Why is ‘duty to retreat’ superior to ‘stand your ground?’

by J. Pharoah Doss

Self-defense laws required a “duty to retreat”. Meaning a threatened person could not harm another, especially with deadly force, if there was an opportunity to flee. The threatened person had to be trapped or cornered.

In 2005, Florida became the first state to remove any “duty to retreat”. By 2012, 19 other states did the same. These laws became known as “stand your ground”. Today, there are 38 “stand your ground” states.

But what was wrong with a “duty to retreat”?

Too often, people were found guilty of crimes ranging from battery to manslaughter because they didn’t retreat “far enough” to meet the legal definition of self-defense. “Stand your ground” laws give the benefit of the doubt to the threatened person.

In 2012, “stand your ground” laws were nationally scrutinized after a Black teenager was fatally shot in Florida by a community watch volunteer who claimed he acted in self-defense. The national media reported that an unarmed Black teen was shot and killed by a White man who wasn’t arrested by the police due to Florida’s “stand your ground” laws. At this juncture, “stand your ground” critics claimed there was racial bias in the application of the law. 

John Roman, a senior fellow at the Urban Institute’s Justice Policy Center, conducted a study examining racial disparities in “justifiable homicides”. The FBI’s data revealed that the killing of Black people by Whites was more likely to be considered justified than the killing of White people by Blacks. 

Roman emphasized that these figures don’t prove bias because the data doesn’t show the circumstances behind the killings. Unfortunately, that fact didn’t matter to those that opposed “stand your ground” because they were convinced disparities between Blacks and Whites were caused by racism.

John Lott Jr., president of the Crime Prevention Research Center, insisted “stand your ground” laws were not racially biased but were beneficial to Black people. Lott Jr. said, “Blacks are more likely to be successful in making claims using “stand your ground” than any other racial group. Blacks who live in high-crime urban areas are the people most likely to be victims of violent crime in the United States.”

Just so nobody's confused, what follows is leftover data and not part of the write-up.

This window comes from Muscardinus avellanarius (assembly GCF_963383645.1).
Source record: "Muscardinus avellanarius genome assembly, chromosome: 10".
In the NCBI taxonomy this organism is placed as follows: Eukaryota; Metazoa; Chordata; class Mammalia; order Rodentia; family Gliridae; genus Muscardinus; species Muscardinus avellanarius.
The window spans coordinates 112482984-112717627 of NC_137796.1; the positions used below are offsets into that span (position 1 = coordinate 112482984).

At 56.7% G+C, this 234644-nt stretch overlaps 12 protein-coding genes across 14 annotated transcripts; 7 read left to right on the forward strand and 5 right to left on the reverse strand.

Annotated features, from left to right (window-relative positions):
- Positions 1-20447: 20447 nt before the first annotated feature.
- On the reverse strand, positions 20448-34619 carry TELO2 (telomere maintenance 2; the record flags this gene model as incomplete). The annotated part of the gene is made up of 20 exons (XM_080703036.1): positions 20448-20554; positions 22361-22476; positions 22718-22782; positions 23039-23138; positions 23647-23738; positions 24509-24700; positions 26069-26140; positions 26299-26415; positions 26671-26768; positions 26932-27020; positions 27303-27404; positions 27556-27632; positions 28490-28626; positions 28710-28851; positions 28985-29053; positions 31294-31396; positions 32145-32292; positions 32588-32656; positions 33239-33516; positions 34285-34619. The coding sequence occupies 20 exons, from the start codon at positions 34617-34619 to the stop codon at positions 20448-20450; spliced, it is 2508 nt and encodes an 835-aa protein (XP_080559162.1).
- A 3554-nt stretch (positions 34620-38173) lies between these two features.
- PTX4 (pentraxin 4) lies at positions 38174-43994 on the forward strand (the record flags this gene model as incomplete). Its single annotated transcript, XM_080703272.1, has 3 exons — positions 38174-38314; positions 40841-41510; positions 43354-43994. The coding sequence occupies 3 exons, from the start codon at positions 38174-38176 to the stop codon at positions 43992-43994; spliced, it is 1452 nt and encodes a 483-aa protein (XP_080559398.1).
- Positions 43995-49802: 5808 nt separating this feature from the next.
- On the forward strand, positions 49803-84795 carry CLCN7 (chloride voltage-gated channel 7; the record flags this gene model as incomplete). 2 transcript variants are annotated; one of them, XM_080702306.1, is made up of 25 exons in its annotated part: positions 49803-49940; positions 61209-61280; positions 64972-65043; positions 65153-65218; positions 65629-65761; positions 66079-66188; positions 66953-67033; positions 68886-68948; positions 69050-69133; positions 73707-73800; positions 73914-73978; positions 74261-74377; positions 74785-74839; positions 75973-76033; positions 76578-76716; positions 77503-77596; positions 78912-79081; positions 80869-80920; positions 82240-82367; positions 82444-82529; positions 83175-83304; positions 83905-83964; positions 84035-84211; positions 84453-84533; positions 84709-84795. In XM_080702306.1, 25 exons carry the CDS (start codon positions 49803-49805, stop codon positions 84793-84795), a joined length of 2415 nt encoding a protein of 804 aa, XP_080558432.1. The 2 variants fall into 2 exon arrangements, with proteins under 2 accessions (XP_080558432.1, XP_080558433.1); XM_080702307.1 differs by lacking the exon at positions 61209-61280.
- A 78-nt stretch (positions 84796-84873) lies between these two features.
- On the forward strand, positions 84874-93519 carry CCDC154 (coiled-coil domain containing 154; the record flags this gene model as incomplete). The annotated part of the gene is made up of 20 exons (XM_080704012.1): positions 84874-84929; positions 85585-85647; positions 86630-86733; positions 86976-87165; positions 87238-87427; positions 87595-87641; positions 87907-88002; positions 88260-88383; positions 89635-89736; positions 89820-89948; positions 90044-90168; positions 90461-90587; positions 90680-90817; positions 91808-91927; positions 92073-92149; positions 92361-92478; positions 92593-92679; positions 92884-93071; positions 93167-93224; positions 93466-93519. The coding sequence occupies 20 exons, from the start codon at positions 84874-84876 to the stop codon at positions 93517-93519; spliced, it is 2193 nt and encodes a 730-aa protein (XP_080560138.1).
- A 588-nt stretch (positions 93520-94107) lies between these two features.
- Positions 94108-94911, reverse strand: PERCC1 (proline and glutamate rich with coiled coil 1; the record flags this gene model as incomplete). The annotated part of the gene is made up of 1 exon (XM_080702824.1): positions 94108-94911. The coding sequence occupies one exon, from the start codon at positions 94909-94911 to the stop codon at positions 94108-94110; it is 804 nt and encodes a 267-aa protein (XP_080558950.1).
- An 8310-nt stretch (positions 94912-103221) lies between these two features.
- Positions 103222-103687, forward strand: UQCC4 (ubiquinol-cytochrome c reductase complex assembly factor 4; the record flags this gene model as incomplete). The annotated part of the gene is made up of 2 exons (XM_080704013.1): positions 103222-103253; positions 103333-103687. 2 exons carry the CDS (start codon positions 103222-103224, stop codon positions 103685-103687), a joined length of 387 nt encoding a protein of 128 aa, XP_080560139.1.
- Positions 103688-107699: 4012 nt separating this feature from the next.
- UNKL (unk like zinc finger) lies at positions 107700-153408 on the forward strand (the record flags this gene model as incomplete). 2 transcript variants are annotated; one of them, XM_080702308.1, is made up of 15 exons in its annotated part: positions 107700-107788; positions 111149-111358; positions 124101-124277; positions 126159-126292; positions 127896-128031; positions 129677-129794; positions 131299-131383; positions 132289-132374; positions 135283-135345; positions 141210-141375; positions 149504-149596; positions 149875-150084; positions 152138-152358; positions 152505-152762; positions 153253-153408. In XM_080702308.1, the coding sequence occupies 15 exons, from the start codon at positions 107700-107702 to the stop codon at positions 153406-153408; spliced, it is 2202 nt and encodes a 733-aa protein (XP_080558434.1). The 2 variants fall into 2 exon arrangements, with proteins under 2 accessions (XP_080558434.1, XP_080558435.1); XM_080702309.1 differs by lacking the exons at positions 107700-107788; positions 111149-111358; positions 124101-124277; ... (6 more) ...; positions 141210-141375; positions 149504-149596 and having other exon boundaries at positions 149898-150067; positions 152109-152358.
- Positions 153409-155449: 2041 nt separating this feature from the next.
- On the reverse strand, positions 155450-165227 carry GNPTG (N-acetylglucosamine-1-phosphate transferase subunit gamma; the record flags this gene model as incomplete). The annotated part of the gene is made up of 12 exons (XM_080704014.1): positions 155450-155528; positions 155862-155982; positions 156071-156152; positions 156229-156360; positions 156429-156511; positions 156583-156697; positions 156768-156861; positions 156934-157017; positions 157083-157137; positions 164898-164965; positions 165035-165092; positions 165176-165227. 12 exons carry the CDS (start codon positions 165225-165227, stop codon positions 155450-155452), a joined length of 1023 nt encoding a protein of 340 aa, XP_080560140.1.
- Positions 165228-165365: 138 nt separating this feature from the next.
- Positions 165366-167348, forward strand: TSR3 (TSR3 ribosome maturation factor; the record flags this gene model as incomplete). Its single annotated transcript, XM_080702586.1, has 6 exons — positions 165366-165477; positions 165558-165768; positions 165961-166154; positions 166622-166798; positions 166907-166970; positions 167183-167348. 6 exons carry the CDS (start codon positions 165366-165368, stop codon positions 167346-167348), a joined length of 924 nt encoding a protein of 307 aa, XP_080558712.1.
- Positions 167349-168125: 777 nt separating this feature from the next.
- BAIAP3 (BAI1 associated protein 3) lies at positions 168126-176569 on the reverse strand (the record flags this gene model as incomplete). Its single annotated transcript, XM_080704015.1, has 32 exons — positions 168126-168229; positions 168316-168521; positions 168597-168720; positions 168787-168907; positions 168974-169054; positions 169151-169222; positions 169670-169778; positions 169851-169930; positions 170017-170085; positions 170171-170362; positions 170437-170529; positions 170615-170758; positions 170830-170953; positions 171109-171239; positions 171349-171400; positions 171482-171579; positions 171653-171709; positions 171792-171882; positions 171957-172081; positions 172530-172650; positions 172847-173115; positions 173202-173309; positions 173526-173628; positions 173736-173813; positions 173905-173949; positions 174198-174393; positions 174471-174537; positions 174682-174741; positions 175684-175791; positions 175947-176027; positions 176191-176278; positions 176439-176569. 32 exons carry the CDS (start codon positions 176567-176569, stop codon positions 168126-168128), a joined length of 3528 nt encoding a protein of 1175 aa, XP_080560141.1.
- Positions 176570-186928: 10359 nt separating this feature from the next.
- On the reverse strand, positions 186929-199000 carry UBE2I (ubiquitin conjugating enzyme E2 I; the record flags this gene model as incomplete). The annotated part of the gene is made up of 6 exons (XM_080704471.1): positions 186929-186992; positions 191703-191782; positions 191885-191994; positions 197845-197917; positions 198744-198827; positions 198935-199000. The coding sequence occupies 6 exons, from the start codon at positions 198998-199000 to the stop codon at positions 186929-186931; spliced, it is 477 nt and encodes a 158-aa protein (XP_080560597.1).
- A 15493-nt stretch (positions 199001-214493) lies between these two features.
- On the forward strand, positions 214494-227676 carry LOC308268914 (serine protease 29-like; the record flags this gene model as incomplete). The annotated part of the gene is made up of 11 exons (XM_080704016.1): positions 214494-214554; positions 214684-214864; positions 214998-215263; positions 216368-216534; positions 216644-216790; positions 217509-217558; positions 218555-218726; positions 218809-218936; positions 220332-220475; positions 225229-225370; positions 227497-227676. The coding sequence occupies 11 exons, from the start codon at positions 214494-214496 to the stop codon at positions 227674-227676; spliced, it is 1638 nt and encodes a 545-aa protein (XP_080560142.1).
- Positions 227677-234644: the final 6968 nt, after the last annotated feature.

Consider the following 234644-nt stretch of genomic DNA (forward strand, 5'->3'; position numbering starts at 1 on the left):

Since Lott Jr.’s argument centered around Black-on-Black crime, he was accused of ignoring the racial disparities, even though the FBI data on interracial violence showed between 2012 and 2015, there were 540,360 felonious assaults committed by Blacks on Whites, while Whites committed 91,470 felonious assaults on Blacks. 

The overemphasis on racial disparities overshadowed a Texas A&M study that revealed the rates of murder and non-negligent manslaughter increased by 8 percent in “stand your ground” states. (That’s 600 additional homicides per year) The Texas A&M researchers didn’t have an explanation for this increase, but it’s possible the absence of “duty to retreat” has been misinterpreted as the “permission to use force” in response to any perceived threat.

For example, in August, Marc Wilson, a 23-year-old Black man, was found guilty of involuntary manslaughter for the fatal shooting of a 17-year-old White girl in Georgia. Wilson stated he was driving down the highway with his girlfriend, who is White, when a truck load of White people started yelling racial slurs at them and tried to run them off the road. Wilson pulled out his gun, which he was legally permitted to carry, and shot. 

Wilson’s lawyers believed Wilson’s actions were covered by Georgia’s “stand your ground” laws, which allows the use of deadly force based on a “reasonable belief” that such force was necessary to prevent death or bodily injury.

However, Wilson’s girlfriend testified that she didn’t hear any racist language and that she urged her boyfriend to put the gun away.

It was the girlfriend’s testimony that turned the jury against Wilson, but critics are claiming “stand your ground” laws do not work for Black people.

Rev. James Woodland, former state president of Georgia NAACP, described Wilson’s case as a “public lynching” and insisted, “If Black people cannot stand their ground as well, then nobody should be able to.”

If Woodland truly wants “stand your ground” eliminated, then he needs to explain why self-defense with “duty to retreat” requirements are superior to “stand your ground” laws instead of talking about lynchings.

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